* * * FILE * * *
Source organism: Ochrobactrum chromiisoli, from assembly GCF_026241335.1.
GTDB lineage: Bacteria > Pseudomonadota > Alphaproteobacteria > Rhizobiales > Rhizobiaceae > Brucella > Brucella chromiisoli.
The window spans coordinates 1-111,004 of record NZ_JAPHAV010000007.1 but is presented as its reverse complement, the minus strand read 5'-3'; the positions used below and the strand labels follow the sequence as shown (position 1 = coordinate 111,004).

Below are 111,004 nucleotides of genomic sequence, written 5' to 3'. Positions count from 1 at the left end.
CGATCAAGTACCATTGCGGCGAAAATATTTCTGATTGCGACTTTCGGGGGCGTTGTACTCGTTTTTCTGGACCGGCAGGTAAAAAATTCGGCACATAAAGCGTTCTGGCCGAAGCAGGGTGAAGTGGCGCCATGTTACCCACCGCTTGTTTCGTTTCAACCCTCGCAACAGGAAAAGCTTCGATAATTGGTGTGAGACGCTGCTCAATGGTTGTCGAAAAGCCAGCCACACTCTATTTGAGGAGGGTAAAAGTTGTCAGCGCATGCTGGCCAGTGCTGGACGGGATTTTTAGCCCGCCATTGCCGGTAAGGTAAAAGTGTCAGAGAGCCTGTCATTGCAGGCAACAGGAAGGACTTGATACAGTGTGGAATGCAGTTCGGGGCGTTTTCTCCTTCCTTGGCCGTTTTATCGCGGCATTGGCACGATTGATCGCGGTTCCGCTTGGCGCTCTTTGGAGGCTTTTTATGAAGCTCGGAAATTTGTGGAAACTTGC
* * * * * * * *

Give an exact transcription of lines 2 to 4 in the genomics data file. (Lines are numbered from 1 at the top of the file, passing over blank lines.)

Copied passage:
GTDB lineage: Bacteria > Pseudomonadota > Alphaproteobacteria > Rhizobiales > Rhizobiaceae > Brucella > Brucella chromiisoli.
The window spans coordinates 1-111,004 of record NZ_JAPHAV010000007.1 but is presented as its reverse complement, the minus strand read 5'-3'; the positions used below and the strand labels follow the sequence as shown (position 1 = coordinate 111,004).

Below are 111,004 nucleotides of genomic sequence, written 5' to 3'. Positions count from 1 at the left end.